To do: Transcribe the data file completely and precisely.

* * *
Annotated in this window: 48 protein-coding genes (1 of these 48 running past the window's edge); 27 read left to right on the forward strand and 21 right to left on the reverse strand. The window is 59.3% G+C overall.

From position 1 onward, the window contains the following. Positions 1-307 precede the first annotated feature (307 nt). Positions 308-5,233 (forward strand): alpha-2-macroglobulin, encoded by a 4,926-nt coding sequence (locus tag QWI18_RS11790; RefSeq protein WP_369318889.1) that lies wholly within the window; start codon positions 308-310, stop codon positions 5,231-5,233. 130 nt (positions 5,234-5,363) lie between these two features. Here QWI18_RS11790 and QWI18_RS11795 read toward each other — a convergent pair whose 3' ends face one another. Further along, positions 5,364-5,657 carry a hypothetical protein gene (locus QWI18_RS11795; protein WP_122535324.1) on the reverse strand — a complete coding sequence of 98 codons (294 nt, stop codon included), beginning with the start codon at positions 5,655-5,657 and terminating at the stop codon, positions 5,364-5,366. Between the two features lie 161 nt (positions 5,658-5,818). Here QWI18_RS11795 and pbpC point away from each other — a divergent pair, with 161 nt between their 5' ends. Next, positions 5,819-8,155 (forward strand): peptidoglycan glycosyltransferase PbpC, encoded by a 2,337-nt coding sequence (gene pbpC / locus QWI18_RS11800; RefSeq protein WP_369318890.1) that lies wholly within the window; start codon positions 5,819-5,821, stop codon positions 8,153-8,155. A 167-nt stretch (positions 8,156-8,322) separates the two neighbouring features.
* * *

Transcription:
Annotated in this window: 48 protein-coding genes (1 of these 48 running past the window's edge); 27 read left to right on the forward strand and 21 right to left on the reverse strand. The window is 59.3% G+C overall.

From position 1 onward, the window contains the following. Positions 1-307 precede the first annotated feature (307 nt). Positions 308-5,233 (forward strand): alpha-2-macroglobulin, encoded by a 4,926-nt coding sequence (locus tag QWI18_RS11790; RefSeq protein WP_369318889.1) that lies wholly within the window; start codon positions 308-310, stop codon positions 5,231-5,233. 130 nt (positions 5,234-5,363) lie between these two features. Here QWI18_RS11790 and QWI18_RS11795 read toward each other — a convergent pair whose 3' ends face one another. Further along, positions 5,364-5,657 carry a hypothetical protein gene (locus QWI18_RS11795; protein WP_122535324.1) on the reverse strand — a complete coding sequence of 98 codons (294 nt, stop codon included), beginning with the start codon at positions 5,655-5,657 and terminating at the stop codon, positions 5,364-5,366. Between the two features lie 161 nt (positions 5,658-5,818). Here QWI18_RS11795 and pbpC point away from each other — a divergent pair, with 161 nt between their 5' ends. Next, positions 5,819-8,155 (forward strand): peptidoglycan glycosyltransferase PbpC, encoded by a 2,337-nt coding sequence (gene pbpC / locus QWI18_RS11800; RefSeq protein WP_369318890.1) that lies wholly within the window; start codon positions 5,819-5,821, stop codon positions 8,153-8,155. A 167-nt stretch (positions 8,156-8,322) separates the two neighbouring features.